By Leora Pezarkar, Senior Research Associate (Programs), Maritime History Society
An understated facet of colonial history of the Indian Sub-continent is the role played by food in inviting the Europeans to this huge landmass. If one is to study the voyage of Vasco da Gama and his passion for discovering the sea route to India, it all comes down to his one ambition – “For Christian and Spices.” The Portuguese, the Dutch, French and much later the English took on navigating the harsh seas in discovery of the land on the East in search of the priceless spices that weighed in gold, literally. The king of these spices, and the much sought after ingredient was the ‘piper nigrum’ or more commonly known as the Black Pepper. Native to the Indian Sub-continent, this Black Pepper built a reputation in Europe as the most eluded spice. Royal families, rich merchants and traders were willing to pay in gold and silver for a handful of Pepper to adorn their dining tables.
But Pepper, since the ancient times, was not sought after only as a taste ingredient in food but from the times of the Ancient Romans was popular as a medicine against some of the common aches and ailments. Though the Europeans tried to hunt down Pepper through sea routes, the Pepper trade was in vogue from way before. Although the Europeans loved Pepper, they were the last to join the pepper trade in the Indian Ocean – the Gujaratis from the northwest Coast, Bengalis, Tamils, Arabs, Southwest Asians, and the Chinese had been trading the spice for hundreds of years. The great Treasure Fleet of the Ming Dynasty, which sailed as far as the east coast of Africa in the early part of the 15th century, made a beeline for the southwestern coast of India to purchase Pepper. Great port cities in Malaysia and Indonesia were built on the pepper trade, and thrived long before the Europeans entered the Indian Ocean.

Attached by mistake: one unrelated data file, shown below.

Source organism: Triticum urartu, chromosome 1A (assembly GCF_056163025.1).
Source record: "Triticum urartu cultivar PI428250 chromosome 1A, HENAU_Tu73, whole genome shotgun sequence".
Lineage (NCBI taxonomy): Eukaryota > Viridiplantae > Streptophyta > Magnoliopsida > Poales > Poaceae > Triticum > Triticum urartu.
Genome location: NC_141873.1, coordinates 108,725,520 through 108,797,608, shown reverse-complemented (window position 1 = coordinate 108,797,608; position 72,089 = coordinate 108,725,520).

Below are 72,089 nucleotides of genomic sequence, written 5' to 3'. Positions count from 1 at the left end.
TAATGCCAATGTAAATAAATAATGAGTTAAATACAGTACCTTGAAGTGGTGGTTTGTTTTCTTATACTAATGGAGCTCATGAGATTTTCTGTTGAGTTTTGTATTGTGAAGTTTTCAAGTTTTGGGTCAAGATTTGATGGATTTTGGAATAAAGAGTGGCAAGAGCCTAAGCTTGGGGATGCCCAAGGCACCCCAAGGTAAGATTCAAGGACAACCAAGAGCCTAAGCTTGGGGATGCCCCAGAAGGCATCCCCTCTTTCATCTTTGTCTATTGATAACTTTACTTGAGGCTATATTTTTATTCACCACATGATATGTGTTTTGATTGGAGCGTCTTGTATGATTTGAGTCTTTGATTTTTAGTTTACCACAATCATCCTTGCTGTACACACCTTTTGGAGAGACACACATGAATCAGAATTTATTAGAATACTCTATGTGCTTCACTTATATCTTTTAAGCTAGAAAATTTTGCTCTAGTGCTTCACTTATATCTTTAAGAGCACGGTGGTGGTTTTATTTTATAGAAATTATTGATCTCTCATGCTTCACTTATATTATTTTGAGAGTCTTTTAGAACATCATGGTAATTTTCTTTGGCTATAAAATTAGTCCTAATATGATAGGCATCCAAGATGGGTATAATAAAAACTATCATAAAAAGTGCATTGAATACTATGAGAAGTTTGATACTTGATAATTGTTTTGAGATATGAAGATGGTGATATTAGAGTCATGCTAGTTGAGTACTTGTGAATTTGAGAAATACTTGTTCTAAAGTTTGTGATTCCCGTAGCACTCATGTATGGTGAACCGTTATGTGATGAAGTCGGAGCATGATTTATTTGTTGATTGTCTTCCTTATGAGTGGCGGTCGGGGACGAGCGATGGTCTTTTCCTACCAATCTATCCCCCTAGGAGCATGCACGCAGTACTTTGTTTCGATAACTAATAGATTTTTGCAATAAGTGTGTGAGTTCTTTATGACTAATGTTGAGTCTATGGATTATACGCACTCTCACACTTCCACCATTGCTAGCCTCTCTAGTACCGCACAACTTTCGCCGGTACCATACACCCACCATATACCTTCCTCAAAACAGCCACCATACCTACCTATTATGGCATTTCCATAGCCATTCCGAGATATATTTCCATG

Having never seen the Pepper plantations, the Europeans had their own tales to narrate around its growth and the fanciful ideas about its production. It was only with more frequent travels in the 16th and the 17th centuries that these myths around Pepper were dispelled. An early near-accurate account of Pepper was given by a Portuguese physician and naturalist Garcia da Orta, who lived in Goa and published a profoundly influential treatise on the medicinal plants of India in 1563.
The history of black Pepper is bound by two companies, the English East India Company and the Dutch East India Company or VOC, and the spice gave birth to the insidious opium trade when the Dutch first offered the narcotic as payment for Pepper grown along the Malabar Coast. This was thus the reason among many that Voltaire wrote that after the year 1500 there was no Pepper obtained from India that was “not dyed red with blood.” While many other spices from South Asia found their way to Europe, Black Pepper was one of the key ingredients that shaped the history of modern colonial world. Today, what we easily get in small bottles and found in recipes across the globe, were once worth a two-day salary of a common English man of medieval times.
The Pepper attracted the Europeans to Asia which led to colonisation in the future for other produces’ of the land. Replaced later with silk and tea, Pepper and many other spices still remain the primary reason for the Portuguese and other Europeans to sail thousands of miles to reach the unknown shores of India thus marking the beginning of a new era. The Europeans came in for spices and left with much more and creating global history crossing national borders.
Freedman, Paul. Out of the East: Spices and the Medieval Imagination. New Haven & London: Yale University Press, 2008.
Shaffer, Marjorie. Pepper: A History of the World’s Most Influential Spice. New York: St. Martin’s Press, 2013.